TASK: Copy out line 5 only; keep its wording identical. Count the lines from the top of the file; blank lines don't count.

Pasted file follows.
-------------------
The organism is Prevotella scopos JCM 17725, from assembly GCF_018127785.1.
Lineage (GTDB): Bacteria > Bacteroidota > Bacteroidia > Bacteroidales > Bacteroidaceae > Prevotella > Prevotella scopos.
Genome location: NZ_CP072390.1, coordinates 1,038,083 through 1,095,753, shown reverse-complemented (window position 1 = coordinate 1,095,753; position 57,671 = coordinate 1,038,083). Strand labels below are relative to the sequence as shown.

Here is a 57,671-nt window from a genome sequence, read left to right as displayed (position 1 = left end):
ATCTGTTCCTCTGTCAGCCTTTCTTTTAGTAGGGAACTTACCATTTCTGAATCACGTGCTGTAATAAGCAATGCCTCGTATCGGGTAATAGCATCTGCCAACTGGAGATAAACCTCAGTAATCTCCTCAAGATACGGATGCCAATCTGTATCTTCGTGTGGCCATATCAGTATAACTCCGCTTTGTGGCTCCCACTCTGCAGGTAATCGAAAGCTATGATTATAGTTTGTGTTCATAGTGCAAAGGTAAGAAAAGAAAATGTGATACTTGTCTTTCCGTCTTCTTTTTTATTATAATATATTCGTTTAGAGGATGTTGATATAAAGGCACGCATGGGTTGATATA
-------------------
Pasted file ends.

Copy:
ATCTGTTCCTCTGTCAGCCTTTCTTTTAGTAGGGAACTTACCATTTCTGAATCACGTGCTGTAATAAGCAATGCCTCGTATCGGGTAATAGCATCTGCCAACTGGAGATAAACCTCAGTAATCTCCTCAAGATACGGATGCCAATCTGTATCTTCGTGTGGCCATATCAGTATAACTCCGCTTTGTGGCTCCCACTCTGCAGGTAATCGAAAGCTATGATTATAGTTTGTGTTCATAGTGCAAAGGTAAGAAAAGAAAATGTGATACTTGTCTTTCCGTCTTCTTTTTTATTATAATATATTCGTTTAGAGGATGTTGATATAAAGGCACGCATGGGTTGATATA